food

Notes from the Brewer’s Wife-Spent Grain Beer Bread

November 21, 2016
We are talking today about grain remains.
I’m sure you read the title and said, “What is she talking about?”
Spent grains are the mashed ingredients left over after the beer brewing process. My husband, who is a rather accomplished home brewer, has massive amounts after he brews. Previously, we’ve just fed the whole grains to our chickens, but I began to wonder if they had another use. After all, it is recycling, and I hate to throw things out. Why should the chickens get all the fun?

This is what the pot of grain looks like

It closely resembles the interior of a farm house loaf.

After a massive internet search, I came up with the following recipe. 

Spent Grain Beer Bread

Spent grain beer bread is an economical and tasty way to use up the grains left over from beer mash.

  • Prep Time: 80h
  • Total Time: 45h
  • Serves: 8
  • Yield: 2 loaves
  • Category:

Ingredients

  • 3 cups of spent grain (wet)
  • 2 ⁄2 cups warm water (~100 F)
  • 1 (1 tablespoon) package dry bakers yeast
  • 1 ⁄3 cup sugar (white or brown)
  • 5 cups flour
  • 1 dash salt
  • 1/3 cup powdered dry milk
  • 1/3 cup molasses

Instructions

  1. Proof yeast in mixture of water and sugar (make a starter). It should foam and bubble. Put spent grain in large mixer bowl. Mix in starter, and start adding flour. Keep adding flour until the dough is smooth and no longer sticky. (You may find that you need more than the flour listed on the ingredients). Place dough in a large bowl, cover with a clean towel, and let rise until doubled. Punch down dough, and either:. A) Split into two loaves and place in greased bread pans. B) Form into a round loaf and place on cookie sheet with a thin layer of corn meal under the loaf. Allow loaf(ves) to double in size, bake in 375 F oven 40-55 minutes until browned . This is a sticky dough from the use of the molasses, so you will need to test for doneness by using a broom straw or skewer. Baking time will depend on your oven and also the humidity outside. T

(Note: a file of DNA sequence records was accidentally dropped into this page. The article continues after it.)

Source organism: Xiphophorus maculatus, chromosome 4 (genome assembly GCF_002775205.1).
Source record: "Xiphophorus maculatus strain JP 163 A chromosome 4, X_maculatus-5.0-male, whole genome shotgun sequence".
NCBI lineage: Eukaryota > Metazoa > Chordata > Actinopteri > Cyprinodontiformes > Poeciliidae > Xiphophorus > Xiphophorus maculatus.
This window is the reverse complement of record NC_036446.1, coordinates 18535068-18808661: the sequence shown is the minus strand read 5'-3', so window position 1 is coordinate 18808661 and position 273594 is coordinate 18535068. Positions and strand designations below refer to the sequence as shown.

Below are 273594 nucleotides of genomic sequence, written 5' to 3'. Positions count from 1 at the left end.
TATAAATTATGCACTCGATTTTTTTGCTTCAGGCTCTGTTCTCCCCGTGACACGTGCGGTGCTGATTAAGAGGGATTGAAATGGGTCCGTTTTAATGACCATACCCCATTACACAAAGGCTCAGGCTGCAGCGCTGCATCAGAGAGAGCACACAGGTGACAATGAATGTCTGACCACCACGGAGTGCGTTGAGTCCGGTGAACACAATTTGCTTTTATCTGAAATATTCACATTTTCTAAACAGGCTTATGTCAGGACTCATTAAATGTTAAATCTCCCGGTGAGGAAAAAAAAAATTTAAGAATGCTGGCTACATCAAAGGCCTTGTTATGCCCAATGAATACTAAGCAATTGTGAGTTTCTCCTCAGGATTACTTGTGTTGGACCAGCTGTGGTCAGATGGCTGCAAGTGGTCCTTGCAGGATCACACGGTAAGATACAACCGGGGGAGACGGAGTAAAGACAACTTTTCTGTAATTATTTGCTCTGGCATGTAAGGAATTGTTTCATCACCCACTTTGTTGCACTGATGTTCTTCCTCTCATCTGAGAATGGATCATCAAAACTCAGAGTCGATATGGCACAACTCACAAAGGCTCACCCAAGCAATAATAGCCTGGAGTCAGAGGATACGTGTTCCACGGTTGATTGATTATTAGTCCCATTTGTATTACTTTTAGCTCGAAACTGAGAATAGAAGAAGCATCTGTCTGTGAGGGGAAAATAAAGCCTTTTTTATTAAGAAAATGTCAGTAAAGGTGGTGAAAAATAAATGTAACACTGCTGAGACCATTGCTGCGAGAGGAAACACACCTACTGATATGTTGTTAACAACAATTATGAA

. One really interesting thing about this bread, it is different every time you make it depending on the type of beer brewed. I made this with the remnants of an IPA (India Pale Ale) but if my husband brewed a porter, I bet the bread would be more similar to a pumpernickel in flavor. There are many possibilities.
This was well received by the children and made a great breakfast with some butter and my friend, Jen’s homemade mulberry jam.
We hope your family has a terrific Thanksgiving holiday and it is spent with those you hold dear.
Enjoy!
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